Inter’s lead at the top of the league table might be 7 points—not exactly unassailable but daunting nevertheless—but when you consider that Inter haven’t lost any of the 17 matches played in the Serie A so far, thereby holding the enviable honor of being the only side in the Big Five European leagues to remain unbeaten in the league thus far, you do imbibe a queer feeling that this season too Inter Milan are going to whip the rest of Italy into submission and retain their title for yet another year.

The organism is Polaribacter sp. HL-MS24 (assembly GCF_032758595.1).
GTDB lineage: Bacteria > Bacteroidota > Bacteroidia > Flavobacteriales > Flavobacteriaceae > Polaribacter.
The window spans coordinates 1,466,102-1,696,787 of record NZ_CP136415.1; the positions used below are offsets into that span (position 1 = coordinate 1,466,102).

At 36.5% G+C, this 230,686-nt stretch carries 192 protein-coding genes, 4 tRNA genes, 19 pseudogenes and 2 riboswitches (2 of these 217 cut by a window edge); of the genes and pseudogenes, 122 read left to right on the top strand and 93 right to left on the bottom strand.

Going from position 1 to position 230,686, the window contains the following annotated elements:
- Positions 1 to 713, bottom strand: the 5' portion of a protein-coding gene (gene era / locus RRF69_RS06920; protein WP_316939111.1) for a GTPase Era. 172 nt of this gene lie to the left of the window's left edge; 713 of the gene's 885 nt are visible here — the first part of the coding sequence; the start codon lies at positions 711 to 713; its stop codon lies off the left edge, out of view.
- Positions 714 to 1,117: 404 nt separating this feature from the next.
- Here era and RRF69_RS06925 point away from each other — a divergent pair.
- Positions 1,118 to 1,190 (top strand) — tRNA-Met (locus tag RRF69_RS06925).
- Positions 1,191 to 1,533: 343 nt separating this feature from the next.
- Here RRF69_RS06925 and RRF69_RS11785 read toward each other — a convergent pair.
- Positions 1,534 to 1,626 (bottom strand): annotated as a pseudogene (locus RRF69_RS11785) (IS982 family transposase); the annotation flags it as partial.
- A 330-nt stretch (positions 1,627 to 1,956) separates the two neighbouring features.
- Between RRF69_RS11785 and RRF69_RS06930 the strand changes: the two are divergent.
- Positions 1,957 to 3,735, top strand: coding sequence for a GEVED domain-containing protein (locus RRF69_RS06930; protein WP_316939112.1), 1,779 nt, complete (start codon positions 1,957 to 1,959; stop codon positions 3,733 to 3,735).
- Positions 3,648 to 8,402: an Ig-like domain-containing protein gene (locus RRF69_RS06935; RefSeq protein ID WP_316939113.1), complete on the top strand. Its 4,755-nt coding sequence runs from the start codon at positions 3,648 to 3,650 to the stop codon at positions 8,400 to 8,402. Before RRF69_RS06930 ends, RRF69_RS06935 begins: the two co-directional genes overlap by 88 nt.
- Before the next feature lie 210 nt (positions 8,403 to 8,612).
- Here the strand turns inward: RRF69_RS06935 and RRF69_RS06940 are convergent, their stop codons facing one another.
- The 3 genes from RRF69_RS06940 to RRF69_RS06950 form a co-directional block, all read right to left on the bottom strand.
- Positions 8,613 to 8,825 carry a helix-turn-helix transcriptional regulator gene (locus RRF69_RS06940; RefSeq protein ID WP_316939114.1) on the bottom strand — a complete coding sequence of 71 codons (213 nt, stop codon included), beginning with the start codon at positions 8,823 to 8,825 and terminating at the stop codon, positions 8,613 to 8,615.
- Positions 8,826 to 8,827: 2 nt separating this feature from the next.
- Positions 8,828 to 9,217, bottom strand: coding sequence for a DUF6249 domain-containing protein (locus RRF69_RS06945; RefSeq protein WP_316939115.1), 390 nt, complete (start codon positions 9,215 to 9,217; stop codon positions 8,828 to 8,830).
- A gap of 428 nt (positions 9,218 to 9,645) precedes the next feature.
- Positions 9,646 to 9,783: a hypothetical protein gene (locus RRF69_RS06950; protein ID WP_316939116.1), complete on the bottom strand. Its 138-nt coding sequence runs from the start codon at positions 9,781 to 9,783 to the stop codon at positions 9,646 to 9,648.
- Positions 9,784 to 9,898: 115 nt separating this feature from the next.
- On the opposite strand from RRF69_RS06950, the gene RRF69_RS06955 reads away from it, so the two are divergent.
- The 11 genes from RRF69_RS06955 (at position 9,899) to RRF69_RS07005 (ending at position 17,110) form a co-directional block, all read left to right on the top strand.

The players have responded positively to Roberto Mancini’s tactics: the likes of Brazilians Maicon and Maxwell have developed and contributed in transforming Inter Milan, veterans such as goalkeeper Julio Cesar and right-back-turned-right-winger Javier Zanetti have been leading by examples. Patrick Vieira has played just 1 game this season but the Frenchman’s absence in midfield has been compensated by a certain Real Madrid reject Esteban Cambiasso. The Argentine international has been in the form of his life this season and, as his marvelous display against AC Milan in Derby della Madonnina in December demonstrated, he is capable of pulling the strings from the centre of the park.